I'd like to also point out something I almost always get criticized for. When I try to help someone and I can see they are a real beginner and obviously have missed out on some important steps in their own learning development, like asking for solutions to a problem in a manner, which clearly shows they are way in above their heads from a programming experience standpoint, at that point I don't spoon feed them the solution they are asking for, but rather, I tell them to go back to learning what they need to learn to fix it themselves.

You see, I believe in

"Give a man a fish, and he can eat for a day. Teach a man how to fish, and he can eat for a lifetime."

Too often sites like StackExchange, or any other online community with experts and helpers, motivate beginners to just throw out their problem like bait for a fish and too many good (and unfortunately sometimes bad) developers get hooked like a fish and simply throw back some solution. It is obvious though, the beginner can't even cast right.

The better answer is to simply ask the beginner to go look through teachings and not give them the direct solution. They should work out the answer for themselves. They should learn. This is especially true, when the problem/ question is formed in such a way that it is very clear the beginner didn't even try to find a solution on their own. That often gets an answer from me like, "Did you even try to solve the problem yourself?"

At any rate. My rule is, try to teach first and only give final solutions, when the person asking has obviously tried to solve the problem on her own and has an obvious grasp of at least some of the overarching concepts needed to understand the problem to begin with.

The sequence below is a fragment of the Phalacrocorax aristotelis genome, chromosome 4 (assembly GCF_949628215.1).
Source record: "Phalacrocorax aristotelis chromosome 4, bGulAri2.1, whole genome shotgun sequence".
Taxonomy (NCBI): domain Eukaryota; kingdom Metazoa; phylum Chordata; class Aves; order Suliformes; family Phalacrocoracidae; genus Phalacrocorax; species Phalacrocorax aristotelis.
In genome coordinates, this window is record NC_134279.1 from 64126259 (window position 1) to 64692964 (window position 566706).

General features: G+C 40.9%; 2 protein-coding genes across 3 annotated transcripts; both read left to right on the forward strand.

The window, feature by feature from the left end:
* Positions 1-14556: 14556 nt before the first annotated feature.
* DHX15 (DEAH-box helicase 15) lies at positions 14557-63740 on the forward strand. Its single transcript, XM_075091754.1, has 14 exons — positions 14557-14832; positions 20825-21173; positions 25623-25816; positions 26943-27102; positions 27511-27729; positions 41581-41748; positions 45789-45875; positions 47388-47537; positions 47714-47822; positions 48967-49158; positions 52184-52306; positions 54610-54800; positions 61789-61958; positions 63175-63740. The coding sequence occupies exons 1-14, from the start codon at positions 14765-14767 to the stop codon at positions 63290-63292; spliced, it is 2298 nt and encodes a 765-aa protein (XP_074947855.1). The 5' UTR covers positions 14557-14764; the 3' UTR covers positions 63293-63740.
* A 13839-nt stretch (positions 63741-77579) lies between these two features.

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ckrack commented May 30, 2015

This is a huge problem.

What really makes me shiver, is when companies that provide an API publish example code of bad quality.
People will always start with the example code and mistakes introduced there will appear in their production code.
That has been the case for the paypal api a couple of years ago for example.

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ghost commented May 30, 2015

Interesting points. This isn't a problem unique to the PHP world though. I mainly live in the microsoft/.net world and I've recently turned my attention to PHP. You describe a problem that I don't think has an easy solution. We need more mentoring in the industry. But companies usually want to hire the cheapest guy. Sometimes the cheapest guy might not know anything, but is really good at putting on a show. Now we have a proliferation of these boot camps that churn out developers in a matter of weeks. I'm a little worried about the future of software engineering based on current trends. Computer science enrollment was down for nearly a decade. There's going to be such a knowledge gap in the industry soon once the true senior software engineers begin to move into retirement.

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sbokul commented May 30, 2015


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As a sitepoint Ambassador.... i'm in lets Clean up our mess

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I'd like PHP The Right Way to split into multiple URLs so they can be linked to and ranked more specifically on Google than the current #anchor approach.

If anyone is interested, the repo is here:

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This PR is quite on point with your message

Could be cleaned up a bit

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Aaaand this is very old too but in the same vein codeguy/php-the-right-way#341

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@philsturgeon Given that there are 10 unresolved pull requests in codeguy/php-the-right-way, I'd hesitate to send one that breaks them all until they can be merged or closed.

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As the Editor-in-Chief of Zend's DevZone, I am 100% behind this.

We recently re-launched DevZone and while we do have a lot of old content up, anything that is more than 3 years old carries a warning at the top letting the reader know that it is there for archival purposes only.


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W3 Schools gets a lot of hate, but there are few good resources out there like it that target absolute beginners.